The candles of an outdoor Advent wreath are seen on the second Sunday of Advent at Our Lady of Perpetual Help Church in Lindenhurst, N.Y. In his reflection for the Second Sunday, Bishop O'Connell writes, "If we acknowledge and know that a “voice,” God’s voice, is meant to be heard, then we must be “prepared” to listen for it, to listen to it, to act on it."
CNS photo/Gregory A. Shemitz
The candles of an outdoor Advent wreath are seen on the second Sunday of Advent at Our Lady of Perpetual Help Church in Lindenhurst, N.Y. In his reflection for the Second Sunday, Bishop O'Connell writes, "If we acknowledge and know that a “voice,” God’s voice, is meant to be heard, then we must be “prepared” to listen for it, to listen to it, to act on it." CNS photo/Gregory A. Shemitz

In this Sunday’s passage from Luke’s Gospel (3:1-6), St. John the Baptist features prominently, proclaiming a “baptism of repentance for the forgiveness of sins.”  The sacred author reminds us of the words of the prophet Isaiah which he uses to identify John as “a voice crying out in the desert: prepare the way of the Lord” (Isaiah 40:3). John the Baptist is an enigmatic figure in the Gospel.  He is the meeting point between the Old and New Testaments, preparing the way of the Lord as his forerunner and then introducing the world to him.  He is an ascetic Jewish prophet – Jesus referred to him as the “greatest prophet” (Matthew 11:11), indeed the last of the Old Testament prophets.  His greatness derived most importantly because God chose him for a singular purpose in the Scriptures.

Jesus and John first “met” each other in the wombs of Mary and her kinswoman Elizabeth when John “leapt for joy” (Luke 1:41) at the encounter.  Although they are relatives, we are not sure if they ever met again before the Baptism in the Jordan some 30years later.  Even then it is not clear that John “knew” or recognized him, at least not until the Holy Spirit descended upon him on the river’s bank and the Father’s voice was heard.  John was the “messenger” of whom Isaiah spoke eight centuries earlier, a role he himself described in John’s Gospel (1:23).  Jesus was the “message,” the Good News, the Messiah in whom God was “well pleased” (Matthew 3:17; Mark 1:11; Luke 3:22) as John baptized him.  And we are not certain if John and Jesus ever met up with each other again.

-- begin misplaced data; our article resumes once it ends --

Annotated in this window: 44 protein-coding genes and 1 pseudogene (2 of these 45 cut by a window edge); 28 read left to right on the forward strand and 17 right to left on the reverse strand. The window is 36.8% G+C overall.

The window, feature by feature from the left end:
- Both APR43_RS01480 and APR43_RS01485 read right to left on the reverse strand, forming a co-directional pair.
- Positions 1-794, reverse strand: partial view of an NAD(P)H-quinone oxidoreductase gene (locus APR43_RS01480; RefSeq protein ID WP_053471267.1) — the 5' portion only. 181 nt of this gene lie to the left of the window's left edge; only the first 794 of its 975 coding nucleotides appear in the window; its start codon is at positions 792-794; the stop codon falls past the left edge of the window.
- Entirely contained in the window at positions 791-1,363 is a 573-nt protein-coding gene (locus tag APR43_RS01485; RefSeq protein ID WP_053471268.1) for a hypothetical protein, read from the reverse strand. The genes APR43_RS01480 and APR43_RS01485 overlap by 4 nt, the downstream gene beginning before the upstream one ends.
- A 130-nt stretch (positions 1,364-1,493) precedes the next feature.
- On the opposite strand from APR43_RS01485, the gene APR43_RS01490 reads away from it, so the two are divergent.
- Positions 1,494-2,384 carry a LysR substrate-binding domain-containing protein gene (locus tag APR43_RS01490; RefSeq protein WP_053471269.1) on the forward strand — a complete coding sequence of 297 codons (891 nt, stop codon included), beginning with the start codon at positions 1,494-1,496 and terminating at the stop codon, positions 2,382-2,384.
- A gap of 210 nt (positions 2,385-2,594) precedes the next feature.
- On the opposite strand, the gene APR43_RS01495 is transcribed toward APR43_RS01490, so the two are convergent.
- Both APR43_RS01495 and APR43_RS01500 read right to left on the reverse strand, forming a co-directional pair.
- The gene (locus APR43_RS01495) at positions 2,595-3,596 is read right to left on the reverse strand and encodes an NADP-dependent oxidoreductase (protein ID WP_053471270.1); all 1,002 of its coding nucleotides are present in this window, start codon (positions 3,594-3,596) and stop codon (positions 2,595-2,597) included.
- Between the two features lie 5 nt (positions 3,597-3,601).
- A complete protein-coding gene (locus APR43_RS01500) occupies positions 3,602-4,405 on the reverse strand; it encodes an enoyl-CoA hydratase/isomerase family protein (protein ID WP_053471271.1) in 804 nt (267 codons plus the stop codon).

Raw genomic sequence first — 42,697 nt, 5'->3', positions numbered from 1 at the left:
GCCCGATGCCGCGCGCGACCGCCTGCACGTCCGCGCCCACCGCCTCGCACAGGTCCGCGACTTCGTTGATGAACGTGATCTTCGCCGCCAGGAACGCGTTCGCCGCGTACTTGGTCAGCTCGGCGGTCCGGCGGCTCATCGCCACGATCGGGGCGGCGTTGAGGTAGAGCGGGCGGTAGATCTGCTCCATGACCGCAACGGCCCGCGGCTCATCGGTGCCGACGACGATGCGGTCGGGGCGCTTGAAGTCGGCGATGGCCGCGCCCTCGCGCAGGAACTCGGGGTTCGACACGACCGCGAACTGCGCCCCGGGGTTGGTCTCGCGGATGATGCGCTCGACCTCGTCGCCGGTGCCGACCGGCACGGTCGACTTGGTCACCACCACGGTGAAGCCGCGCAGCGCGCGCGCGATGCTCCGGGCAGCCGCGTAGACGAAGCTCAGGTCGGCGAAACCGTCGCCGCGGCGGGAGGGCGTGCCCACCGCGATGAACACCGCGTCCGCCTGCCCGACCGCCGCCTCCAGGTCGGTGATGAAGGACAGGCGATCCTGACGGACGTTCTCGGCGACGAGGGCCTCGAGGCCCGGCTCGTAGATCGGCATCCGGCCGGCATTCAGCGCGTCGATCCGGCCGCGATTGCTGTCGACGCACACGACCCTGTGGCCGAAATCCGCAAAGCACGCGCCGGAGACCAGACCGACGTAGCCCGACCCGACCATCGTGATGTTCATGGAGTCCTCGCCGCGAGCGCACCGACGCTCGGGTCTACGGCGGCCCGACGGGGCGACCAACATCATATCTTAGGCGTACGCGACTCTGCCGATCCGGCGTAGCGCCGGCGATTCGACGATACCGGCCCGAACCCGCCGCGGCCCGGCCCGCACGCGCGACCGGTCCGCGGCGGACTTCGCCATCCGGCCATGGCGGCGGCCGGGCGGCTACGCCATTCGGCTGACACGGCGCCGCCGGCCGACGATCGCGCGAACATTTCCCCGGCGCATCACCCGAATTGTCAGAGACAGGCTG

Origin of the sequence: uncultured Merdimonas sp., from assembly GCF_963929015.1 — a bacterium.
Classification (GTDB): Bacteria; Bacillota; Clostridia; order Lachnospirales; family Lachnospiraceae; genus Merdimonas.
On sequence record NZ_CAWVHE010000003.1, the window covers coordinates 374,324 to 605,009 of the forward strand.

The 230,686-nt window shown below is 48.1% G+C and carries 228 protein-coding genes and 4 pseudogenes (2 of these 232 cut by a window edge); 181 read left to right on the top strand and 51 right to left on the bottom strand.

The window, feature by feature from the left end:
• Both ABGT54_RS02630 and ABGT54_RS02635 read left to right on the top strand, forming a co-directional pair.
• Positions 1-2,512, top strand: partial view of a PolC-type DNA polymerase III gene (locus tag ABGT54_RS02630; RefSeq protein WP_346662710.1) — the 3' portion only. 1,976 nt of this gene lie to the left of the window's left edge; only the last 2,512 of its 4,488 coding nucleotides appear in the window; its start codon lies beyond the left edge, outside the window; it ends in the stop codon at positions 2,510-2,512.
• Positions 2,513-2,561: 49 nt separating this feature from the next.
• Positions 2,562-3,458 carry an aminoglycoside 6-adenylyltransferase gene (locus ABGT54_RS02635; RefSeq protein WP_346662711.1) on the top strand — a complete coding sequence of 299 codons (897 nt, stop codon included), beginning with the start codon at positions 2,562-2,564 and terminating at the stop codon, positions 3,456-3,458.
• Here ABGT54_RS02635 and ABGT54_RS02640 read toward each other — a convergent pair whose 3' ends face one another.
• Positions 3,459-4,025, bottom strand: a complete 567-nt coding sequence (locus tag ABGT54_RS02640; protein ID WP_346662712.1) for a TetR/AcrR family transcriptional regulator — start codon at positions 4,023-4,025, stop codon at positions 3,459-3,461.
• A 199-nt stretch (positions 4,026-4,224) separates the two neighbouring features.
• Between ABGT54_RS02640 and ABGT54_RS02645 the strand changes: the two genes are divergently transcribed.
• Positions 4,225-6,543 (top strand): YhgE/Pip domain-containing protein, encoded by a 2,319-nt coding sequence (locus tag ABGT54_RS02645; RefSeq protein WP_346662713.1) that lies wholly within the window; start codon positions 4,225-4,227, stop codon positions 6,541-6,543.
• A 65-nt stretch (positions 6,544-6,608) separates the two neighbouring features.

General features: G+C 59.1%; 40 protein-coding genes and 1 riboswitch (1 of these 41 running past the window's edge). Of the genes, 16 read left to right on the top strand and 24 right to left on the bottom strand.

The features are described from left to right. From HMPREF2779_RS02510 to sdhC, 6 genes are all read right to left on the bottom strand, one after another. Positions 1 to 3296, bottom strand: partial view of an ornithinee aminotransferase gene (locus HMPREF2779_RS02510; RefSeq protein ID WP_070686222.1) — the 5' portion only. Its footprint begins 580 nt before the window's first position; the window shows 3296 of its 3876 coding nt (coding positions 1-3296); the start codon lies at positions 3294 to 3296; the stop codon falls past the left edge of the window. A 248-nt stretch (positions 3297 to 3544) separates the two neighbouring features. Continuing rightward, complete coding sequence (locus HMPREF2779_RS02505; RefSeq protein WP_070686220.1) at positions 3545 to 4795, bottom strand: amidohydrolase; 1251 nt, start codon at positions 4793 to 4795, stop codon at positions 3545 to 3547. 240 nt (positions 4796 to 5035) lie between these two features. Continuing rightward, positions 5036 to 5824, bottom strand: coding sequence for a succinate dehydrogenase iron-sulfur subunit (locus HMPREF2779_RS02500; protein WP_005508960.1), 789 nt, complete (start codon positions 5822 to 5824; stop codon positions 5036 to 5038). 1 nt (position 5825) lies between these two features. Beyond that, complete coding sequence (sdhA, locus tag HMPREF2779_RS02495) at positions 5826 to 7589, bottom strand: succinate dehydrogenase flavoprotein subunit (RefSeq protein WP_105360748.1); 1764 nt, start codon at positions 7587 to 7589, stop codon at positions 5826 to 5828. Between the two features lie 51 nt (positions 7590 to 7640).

These words stand out as we continue our Gospel journey through Advent: “voice” and “prepare.”  Voices are meant to be heard.  For us as Christians, God’s word is a “voice” meant to be heard.  Old Testament prophecies are the Word of God, his voice spoken almost 3,000 years ago, “preparing” the world to meet and welcome the Messiah.  It is chock full of anticipation, of expectation, of hope.  The One long promised is the One who would come.  “Prepare his way.”

The New Testament reveals the Word of God, his voice spoken 2,000 years ago “preparing” the world to greet and follow the One who has come, the One who “from the first day until now,” as today’s second reading from the Letter to the Philippians reminds the world, “began a good work in you and will continue to complete it.”

Yes, a “voice,” God’s voice, is meant to be heard “in the wilderness” as well as in the city streets; in homes and within the family; in the workplaces, schools and in neighborhoods; in houses of worship and in the communities that fill and surround them.  If we acknowledge and know that a “voice,” God’s voice, is meant to be heard, then we must be “prepared” to listen for it, to listen to it, to act on it.  When Mary heard God’s voice in the voice of the Angel Gabriel, she listened and said yes, “let it be done to me as you say.”  That is something for us to think about this Advent.